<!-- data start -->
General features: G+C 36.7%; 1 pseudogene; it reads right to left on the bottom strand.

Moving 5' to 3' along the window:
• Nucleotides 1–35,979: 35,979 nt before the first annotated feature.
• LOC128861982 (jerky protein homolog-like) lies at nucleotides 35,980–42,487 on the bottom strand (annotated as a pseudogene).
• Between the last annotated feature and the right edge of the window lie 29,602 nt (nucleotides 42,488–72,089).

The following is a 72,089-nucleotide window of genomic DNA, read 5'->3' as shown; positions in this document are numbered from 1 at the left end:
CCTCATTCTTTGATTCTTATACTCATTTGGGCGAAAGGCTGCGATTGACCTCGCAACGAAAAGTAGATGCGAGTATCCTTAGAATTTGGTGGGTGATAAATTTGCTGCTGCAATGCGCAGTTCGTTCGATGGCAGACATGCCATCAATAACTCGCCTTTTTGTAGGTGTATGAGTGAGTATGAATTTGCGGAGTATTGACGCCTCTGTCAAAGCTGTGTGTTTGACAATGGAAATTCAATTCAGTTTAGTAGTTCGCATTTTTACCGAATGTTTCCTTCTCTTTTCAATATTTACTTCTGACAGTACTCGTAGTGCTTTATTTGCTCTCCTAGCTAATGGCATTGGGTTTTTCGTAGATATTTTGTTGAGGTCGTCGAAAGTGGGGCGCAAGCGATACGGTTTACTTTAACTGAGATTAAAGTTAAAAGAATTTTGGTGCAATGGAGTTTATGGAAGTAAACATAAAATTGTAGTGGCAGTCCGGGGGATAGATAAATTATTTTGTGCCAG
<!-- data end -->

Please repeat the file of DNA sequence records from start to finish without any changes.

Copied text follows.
General features: G+C 36.7%; 1 pseudogene; it reads right to left on the bottom strand.

Moving 5' to 3' along the window:
• Nucleotides 1–35,979: 35,979 nt before the first annotated feature.
• LOC128861982 (jerky protein homolog-like) lies at nucleotides 35,980–42,487 on the bottom strand (annotated as a pseudogene).
• Between the last annotated feature and the right edge of the window lie 29,602 nt (nucleotides 42,488–72,089).

The following is a 72,089-nucleotide window of genomic DNA, read 5'->3' as shown; positions in this document are numbered from 1 at the left end:
CCTCATTCTTTGATTCTTATACTCATTTGGGCGAAAGGCTGCGATTGACCTCGCAACGAAAAGTAGATGCGAGTATCCTTAGAATTTGGTGGGTGATAAATTTGCTGCTGCAATGCGCAGTTCGTTCGATGGCAGACATGCCATCAATAACTCGCCTTTTTGTAGGTGTATGAGTGAGTATGAATTTGCGGAGTATTGACGCCTCTGTCAAAGCTGTGTGTTTGACAATGGAAATTCAATTCAGTTTAGTAGTTCGCATTTTTACCGAATGTTTCCTTCTCTTTTCAATATTTACTTCTGACAGTACTCGTAGTGCTTTATTTGCTCTCCTAGCTAATGGCATTGGGTTTTTCGTAGATATTTTGTTGAGGTCGTCGAAAGTGGGGCGCAAGCGATACGGTTTACTTTAACTGAGATTAAAGTTAAAAGAATTTTGGTGCAATGGAGTTTATGGAAGTAAACATAAAATTGTAGTGGCAGTCCGGGGGATAGATAAATTATTTTGTGCCAG